The last four days was spent on the banks of the Au Sable River in Lovells, MI relaxing with my family and catching fish. It was an amazing weekend, and am so thankful for the way the entire weekend turned out. I am going to try and re-cap the entire weekend from memory…
A co-worker mentioned that I might be able to rent a cabin near the North branch of the Au Sable. After finding out I could rent it (and do so at a VERY reasonable price), I became very excited and the vacation plans were put into motion. The cabin was actually more the size of a house, and was 50 feet from the banks of the river. More so, the cabin is fairly centrally located within the entire Au Sable River system, so going to fish other portions of the system is about 20 minutes in most any direction.
The other important pre-trip information is that I booked a float trip with Mike Moreau of North East Fly-Fishing Service. He said we might be able to catch the white fly hatch on the trophy waters below Mio. Never having taken a float trip before, I was very excited.
We arrived at the cabin Thursday evening. I had the camera out, and was also already casting from the stream side – no waders on just yet. The river looked amazing upstream:
There was even a little creek (pronounced crick) on the property:
I was ready for my float trip the next day, and could hardly wait. I threw on my new fishing hat and was reading a copy of TU Trout, when my wife decided to shoot a couple pictures of how stupid I looked…
Day 2: The Float Trip
We were to meet Mike at 9am and ended up arriving at the Mio boat launch at 8:30am. As we pulled up, there was a gentleman casting off the boat launch with what appeared to be a glass rod. He struck up a conversation with us, and we found out he lives in the same neighborhood as my grandmother-in-law. When I asked about the rod, he said it was one of his bamboo rods. He was a cane rod maker! He started showing me some of his bamboo rods, and even gave my a few furled leaders he had made. His name is Todd, and I definitely need to look him up.
Mike pulled in half way through the conversation with Todd, and launched his boat. I got geared up and he helped us into the drift boat. He said he wanted to start out nymphing, so we each got a nymph on and started casting. After a short while, my father-in-law reeled in the first fish of the day, a nice brown trout:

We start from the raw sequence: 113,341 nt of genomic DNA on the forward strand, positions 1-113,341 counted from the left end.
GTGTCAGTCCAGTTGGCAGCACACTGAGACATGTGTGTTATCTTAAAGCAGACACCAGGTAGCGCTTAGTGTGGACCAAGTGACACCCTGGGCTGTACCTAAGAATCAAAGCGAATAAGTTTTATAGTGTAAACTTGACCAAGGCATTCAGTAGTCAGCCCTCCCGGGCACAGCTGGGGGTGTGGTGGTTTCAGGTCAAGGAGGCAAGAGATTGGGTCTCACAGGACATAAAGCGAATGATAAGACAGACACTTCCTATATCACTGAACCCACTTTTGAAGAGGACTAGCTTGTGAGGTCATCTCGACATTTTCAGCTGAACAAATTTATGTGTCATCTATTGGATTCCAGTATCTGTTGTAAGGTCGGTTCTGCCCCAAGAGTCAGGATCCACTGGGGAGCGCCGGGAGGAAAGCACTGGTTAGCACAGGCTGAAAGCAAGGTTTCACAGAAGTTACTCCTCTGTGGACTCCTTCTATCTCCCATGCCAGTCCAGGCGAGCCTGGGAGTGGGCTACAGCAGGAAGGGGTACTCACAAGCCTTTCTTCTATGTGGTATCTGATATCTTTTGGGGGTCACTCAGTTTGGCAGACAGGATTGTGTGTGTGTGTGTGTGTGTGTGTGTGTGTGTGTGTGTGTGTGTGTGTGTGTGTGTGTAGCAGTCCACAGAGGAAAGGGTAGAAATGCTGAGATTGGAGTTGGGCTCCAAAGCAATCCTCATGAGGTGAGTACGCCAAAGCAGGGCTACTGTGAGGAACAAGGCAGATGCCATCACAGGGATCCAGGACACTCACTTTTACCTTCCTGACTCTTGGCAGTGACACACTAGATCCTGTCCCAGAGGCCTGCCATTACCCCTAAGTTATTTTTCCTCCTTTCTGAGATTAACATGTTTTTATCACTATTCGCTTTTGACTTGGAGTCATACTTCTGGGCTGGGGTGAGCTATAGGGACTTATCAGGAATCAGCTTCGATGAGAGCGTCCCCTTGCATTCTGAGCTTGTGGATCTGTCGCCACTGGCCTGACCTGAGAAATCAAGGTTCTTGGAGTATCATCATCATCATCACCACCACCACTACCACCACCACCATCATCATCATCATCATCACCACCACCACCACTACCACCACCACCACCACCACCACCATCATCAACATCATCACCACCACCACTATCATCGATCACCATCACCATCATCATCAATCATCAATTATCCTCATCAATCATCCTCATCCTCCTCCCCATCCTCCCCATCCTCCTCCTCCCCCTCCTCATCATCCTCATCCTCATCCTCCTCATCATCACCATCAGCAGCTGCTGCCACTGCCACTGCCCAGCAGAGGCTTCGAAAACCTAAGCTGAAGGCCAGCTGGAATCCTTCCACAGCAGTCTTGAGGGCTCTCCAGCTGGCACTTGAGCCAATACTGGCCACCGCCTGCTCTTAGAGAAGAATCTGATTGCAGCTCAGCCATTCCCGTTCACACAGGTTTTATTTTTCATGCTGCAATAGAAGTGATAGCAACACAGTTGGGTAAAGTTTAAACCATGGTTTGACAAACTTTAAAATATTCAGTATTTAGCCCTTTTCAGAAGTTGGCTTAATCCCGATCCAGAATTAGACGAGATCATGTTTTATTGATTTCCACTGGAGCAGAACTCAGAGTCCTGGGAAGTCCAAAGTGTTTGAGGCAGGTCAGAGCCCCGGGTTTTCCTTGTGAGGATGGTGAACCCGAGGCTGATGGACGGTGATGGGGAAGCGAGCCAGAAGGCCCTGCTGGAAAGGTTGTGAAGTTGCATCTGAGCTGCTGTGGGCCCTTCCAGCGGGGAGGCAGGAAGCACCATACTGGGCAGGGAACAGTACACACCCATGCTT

Then a little while after that, I picked up my first fish of the day, a little rainbow:
I was worried that if this was the pace we would be catching fish, we’d be lucky to get a few throughout the day. Either way, I was already happy with those first two fish, but then the rain started. A slight sprinkle turned into a drizzle that lasted a long time, and the fish turned on BIGTIME. As far as my eyes could see down the big water there were fish rising.
We switched over to a white fly pattern dry fly and the fun began. We hit the river at just the right time. The fish were not big, but they were plentiful.
Then a brown:
Then a rainbow:
Et cetera, et cetera, et cetera… The rain caused a slight fog to form over the water, and the fish kept rising.
Soon, the trip was at a half-way point and it was time to stop for lunch. Mike grilled up some salmon, and as my father-in-law and I looked over the drift boat across the water, while the fish just kept rising and rising.
The fishing slowed down a bit during the afternoon, but there was still a lot of critters running around – a weasel here and there, and blue herons flying around like ancient pterodactyls.
There were still more fish:
All said and done we were exhausted at the end of the day. We lost track, but probably got into some where between 30 to 50 fish and had around 15 come to hand for each of us. This was a very memorable trip, and am so glad I chose Mike as our guide for the day.